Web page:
Taking Stock


Posted by jyarger | Posted in Gardening, Sustainability | Posted on 05-15-2012

By: Jessica Yarger, RIPE Member. Originally posted: www.growingupinthegarden.wordpress.com


Photo by: Jessica Yarger

The other morning, as I was trying to get out back to water the newly planted seeds, my four-year-old daughter was asking me to play with her and she couldn’t wait one more minute. I told her I would be done shortly and that it was important that I water now, so that the plants wouldn’t die in the heat coming later in the day. To that she asked, “If the garden dies, will we die?” This was coming from the girl who accompanies me every week to the grocery store and helps me load up the basket.

As I explained to her that we wouldn’t die if our garden failed, I was taken by the importance she lay on a successful harvest. Because, historically, when crops fail, people die. Her participation in the garden is sporadic: watering, poking seeds into the ground, harvesting. Nonetheless, it is deeply woven into her life. Some months ago she was curious about apartments and decided she would like us to live in one. When I told her that, often, apartments don’t have yards, she wondered aloud how the people who live in them grow their food.

Our garden this summer will be our biggest so far, and her comment the other morning made me pause and take a moment to, again, think of the bigger picture.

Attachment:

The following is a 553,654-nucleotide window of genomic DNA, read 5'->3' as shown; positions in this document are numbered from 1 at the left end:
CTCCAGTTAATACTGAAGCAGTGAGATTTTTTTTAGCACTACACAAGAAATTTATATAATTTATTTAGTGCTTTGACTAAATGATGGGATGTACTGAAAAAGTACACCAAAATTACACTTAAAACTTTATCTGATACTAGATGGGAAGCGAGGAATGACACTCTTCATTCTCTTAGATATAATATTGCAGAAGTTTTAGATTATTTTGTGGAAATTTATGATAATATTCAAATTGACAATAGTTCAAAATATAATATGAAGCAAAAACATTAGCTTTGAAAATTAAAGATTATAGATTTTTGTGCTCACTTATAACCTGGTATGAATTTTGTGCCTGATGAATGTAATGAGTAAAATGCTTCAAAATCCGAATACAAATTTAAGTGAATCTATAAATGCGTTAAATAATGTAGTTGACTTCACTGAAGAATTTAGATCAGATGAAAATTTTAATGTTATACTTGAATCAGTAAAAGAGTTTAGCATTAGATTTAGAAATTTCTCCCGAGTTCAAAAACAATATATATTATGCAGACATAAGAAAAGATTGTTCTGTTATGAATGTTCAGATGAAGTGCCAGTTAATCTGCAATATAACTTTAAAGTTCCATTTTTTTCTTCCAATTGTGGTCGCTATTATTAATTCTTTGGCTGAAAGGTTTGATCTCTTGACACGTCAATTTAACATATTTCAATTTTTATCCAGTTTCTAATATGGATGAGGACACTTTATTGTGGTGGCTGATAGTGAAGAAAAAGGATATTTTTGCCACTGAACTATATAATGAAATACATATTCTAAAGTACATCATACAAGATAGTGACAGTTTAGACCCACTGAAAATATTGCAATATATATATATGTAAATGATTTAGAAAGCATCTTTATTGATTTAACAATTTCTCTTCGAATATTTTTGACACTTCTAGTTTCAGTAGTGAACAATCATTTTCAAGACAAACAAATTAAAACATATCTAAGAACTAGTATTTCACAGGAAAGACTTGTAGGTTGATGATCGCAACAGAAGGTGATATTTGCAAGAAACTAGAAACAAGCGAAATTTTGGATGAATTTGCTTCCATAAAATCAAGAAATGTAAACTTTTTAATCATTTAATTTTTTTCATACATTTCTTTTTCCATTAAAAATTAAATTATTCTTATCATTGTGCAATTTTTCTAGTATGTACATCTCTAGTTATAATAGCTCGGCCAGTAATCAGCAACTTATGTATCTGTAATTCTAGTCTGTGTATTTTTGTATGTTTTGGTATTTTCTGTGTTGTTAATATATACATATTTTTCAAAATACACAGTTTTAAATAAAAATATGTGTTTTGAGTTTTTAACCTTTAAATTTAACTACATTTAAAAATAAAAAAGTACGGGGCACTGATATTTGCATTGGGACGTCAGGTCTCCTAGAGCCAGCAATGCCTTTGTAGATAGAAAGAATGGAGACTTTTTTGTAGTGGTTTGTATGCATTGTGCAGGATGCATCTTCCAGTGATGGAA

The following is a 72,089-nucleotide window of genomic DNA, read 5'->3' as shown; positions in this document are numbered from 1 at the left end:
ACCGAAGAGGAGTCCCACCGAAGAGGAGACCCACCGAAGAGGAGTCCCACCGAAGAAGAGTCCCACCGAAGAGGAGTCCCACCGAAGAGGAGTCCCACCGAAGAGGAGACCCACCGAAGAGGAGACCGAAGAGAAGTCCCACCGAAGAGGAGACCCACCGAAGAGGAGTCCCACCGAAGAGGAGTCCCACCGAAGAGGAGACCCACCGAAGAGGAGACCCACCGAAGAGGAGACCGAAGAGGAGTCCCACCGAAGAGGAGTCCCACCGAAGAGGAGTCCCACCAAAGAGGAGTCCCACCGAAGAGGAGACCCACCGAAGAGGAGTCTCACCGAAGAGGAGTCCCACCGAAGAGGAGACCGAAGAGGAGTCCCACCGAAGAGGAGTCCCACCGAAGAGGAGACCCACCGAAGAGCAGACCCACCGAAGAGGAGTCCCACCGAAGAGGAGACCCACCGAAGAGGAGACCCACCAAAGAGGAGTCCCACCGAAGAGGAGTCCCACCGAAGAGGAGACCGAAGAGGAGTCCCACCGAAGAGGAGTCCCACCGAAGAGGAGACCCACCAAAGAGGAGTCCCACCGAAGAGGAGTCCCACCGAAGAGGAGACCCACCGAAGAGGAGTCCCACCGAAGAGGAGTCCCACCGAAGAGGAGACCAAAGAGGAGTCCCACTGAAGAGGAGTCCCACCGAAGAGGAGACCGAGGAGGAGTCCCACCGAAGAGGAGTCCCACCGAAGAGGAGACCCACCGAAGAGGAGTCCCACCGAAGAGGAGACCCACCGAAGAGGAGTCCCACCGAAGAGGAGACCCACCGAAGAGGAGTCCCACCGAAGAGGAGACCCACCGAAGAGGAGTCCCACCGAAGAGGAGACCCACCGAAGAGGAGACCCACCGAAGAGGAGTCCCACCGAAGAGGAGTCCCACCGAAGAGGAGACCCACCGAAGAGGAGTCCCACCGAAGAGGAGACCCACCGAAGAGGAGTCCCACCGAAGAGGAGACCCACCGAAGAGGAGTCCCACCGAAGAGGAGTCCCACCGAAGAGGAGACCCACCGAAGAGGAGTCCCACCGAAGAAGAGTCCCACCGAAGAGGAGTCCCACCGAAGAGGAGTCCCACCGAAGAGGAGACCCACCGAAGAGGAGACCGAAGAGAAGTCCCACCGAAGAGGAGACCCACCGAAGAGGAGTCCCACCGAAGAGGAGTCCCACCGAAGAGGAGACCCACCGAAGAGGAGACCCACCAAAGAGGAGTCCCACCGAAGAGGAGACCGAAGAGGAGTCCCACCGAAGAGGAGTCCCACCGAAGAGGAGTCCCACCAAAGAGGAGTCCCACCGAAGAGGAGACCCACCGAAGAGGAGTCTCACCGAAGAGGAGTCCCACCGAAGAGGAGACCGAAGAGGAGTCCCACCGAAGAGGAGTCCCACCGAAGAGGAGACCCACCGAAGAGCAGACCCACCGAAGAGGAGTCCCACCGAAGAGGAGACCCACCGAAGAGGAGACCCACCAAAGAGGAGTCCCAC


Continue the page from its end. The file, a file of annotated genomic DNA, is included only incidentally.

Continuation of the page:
Photo by: Jessica Yarger

What’s in the Ground Right Now:

Artichokes (harvesting)

Red Russian Kale (harvesting)

Sweet Peas (harvesting)

Swiss Chard (harvesting)

Garlic (to be harvested at the end of May)

Basil: Genovese

Beans: Calypso

Carrots: Little Finger

Cucumbers: Sweet Marketmore, Early Fortune

Eggplant: Diamond

Melons: Blenheim Orange (Musk), Orangelo Watermelon

Peppers: Purple Beauty (Bell), Espanola Improved Chile

Summer Squash: Black Beauty, Raven

Tomatoes: Early Kus Ali, Van Wert Ohio, Goji Faranji, Clear Pink Early, German Queen, Amana Orange

Winter Squash: Chersonskaya, Burgess Buttercup, Dakota Dessert, Thelma Sanders

Photo by: Jessica Yarger


To Be Planted/Transplanted:

Beans: Good Mother Stallard, Brockton Horticulture, Provider, Black Seeded Blue Lake

Peppers: Fish, Feher Ozon Paprika, Purple Beauty

Tomatoes: San Marzano, Mom’s Paste




The Variety of it All – July


Posted by admin | Posted in Community, Crop-Swap, Gardening, Local, Neighborhood Produce Exchange, Sustainability | Posted on 08-02-2010

There are various ways of getting food. Lately, its all about local. For us it’s about Ripe from our own back yards.

Here is a scenario of how shopping and swapping are completely different cookies, er stories. Have you read the story about If You Give A Mouse A Cookie ? You may notice it’s influence on me below…

What’s different about a swap than going to the grocery store?

Going to the store you have a list. You hope you can find organic produce that is fresh and the quality you want. You come home with most of the items on your list. You are lighter by about $40.00 per bag of food. As hard as you might try not to, you pick up some processed or non-organic food. You eat and repeat, every week.

Going to a swap you first comb your yard to see what is ripe. You discover that, in reality, you have more than you thought! After harvesting, you take it to the local Ripe community crop-swap not knowing what will be there, but knowing that what will be there will be organic and just freshly picked. When you arrive you are pleasantly surprised over what you find, and you find some unusual stuff along with things that are more traditional to you. People are very friendly and willing to tell you about what they brought and grew in their yards. They share their enthusiasm and knowledge. You pick up some of the unusual produce that you have never tried before.